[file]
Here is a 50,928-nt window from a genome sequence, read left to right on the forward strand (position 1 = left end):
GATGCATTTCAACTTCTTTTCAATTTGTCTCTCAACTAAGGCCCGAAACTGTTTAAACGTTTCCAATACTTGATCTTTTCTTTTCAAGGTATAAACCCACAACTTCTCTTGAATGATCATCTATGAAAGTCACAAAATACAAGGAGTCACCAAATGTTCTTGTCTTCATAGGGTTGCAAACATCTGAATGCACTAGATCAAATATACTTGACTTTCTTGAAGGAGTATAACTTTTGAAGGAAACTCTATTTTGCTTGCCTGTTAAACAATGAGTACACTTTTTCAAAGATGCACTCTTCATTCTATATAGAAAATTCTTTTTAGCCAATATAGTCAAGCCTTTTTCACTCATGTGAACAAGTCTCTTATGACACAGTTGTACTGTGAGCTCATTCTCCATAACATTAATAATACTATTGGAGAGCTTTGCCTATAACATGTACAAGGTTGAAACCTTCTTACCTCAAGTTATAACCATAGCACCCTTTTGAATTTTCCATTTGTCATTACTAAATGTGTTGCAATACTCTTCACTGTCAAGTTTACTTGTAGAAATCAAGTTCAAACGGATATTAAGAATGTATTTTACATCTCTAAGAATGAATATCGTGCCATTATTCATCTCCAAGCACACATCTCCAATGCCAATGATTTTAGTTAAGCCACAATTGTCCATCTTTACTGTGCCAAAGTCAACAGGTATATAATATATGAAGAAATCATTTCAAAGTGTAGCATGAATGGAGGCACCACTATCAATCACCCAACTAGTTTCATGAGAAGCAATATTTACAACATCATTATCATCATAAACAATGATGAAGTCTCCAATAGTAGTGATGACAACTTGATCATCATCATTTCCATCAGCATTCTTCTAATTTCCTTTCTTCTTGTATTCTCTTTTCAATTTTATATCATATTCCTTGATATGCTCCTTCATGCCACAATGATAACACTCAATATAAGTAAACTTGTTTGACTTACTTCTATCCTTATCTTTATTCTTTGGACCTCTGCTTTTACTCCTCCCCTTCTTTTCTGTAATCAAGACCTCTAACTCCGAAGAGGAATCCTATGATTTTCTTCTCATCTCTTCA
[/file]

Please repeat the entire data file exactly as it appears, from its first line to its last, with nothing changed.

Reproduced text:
Here is a 50,928-nt window from a genome sequence, read left to right on the forward strand (position 1 = left end):
GATGCATTTCAACTTCTTTTCAATTTGTCTCTCAACTAAGGCCCGAAACTGTTTAAACGTTTCCAATACTTGATCTTTTCTTTTCAAGGTATAAACCCACAACTTCTCTTGAATGATCATCTATGAAAGTCACAAAATACAAGGAGTCACCAAATGTTCTTGTCTTCATAGGGTTGCAAACATCTGAATGCACTAGATCAAATATACTTGACTTTCTTGAAGGAGTATAACTTTTGAAGGAAACTCTATTTTGCTTGCCTGTTAAACAATGAGTACACTTTTTCAAAGATGCACTCTTCATTCTATATAGAAAATTCTTTTTAGCCAATATAGTCAAGCCTTTTTCACTCATGTGAACAAGTCTCTTATGACACAGTTGTACTGTGAGCTCATTCTCCATAACATTAATAATACTATTGGAGAGCTTTGCCTATAACATGTACAAGGTTGAAACCTTCTTACCTCAAGTTATAACCATAGCACCCTTTTGAATTTTCCATTTGTCATTACTAAATGTGTTGCAATACTCTTCACTGTCAAGTTTACTTGTAGAAATCAAGTTCAAACGGATATTAAGAATGTATTTTACATCTCTAAGAATGAATATCGTGCCATTATTCATCTCCAAGCACACATCTCCAATGCCAATGATTTTAGTTAAGCCACAATTGTCCATCTTTACTGTGCCAAAGTCAACAGGTATATAATATATGAAGAAATCATTTCAAAGTGTAGCATGAATGGAGGCACCACTATCAATCACCCAACTAGTTTCATGAGAAGCAATATTTACAACATCATTATCATCATAAACAATGATGAAGTCTCCAATAGTAGTGATGACAACTTGATCATCATCATTTCCATCAGCATTCTTCTAATTTCCTTTCTTCTTGTATTCTCTTTTCAATTTTATATCATATTCCTTGATATGCTCCTTCATGCCACAATGATAACACTCAATATAAGTAAACTTGTTTGACTTACTTCTATCCTTATCTTTATTCTTTGGACCTCTGCTTTTACTCCTCCCCTTCTTTTCTGTAATCAAGACCTCTAACTCCGAAGAGGAATCCTATGATTTTCTTCTCATCTCTTCA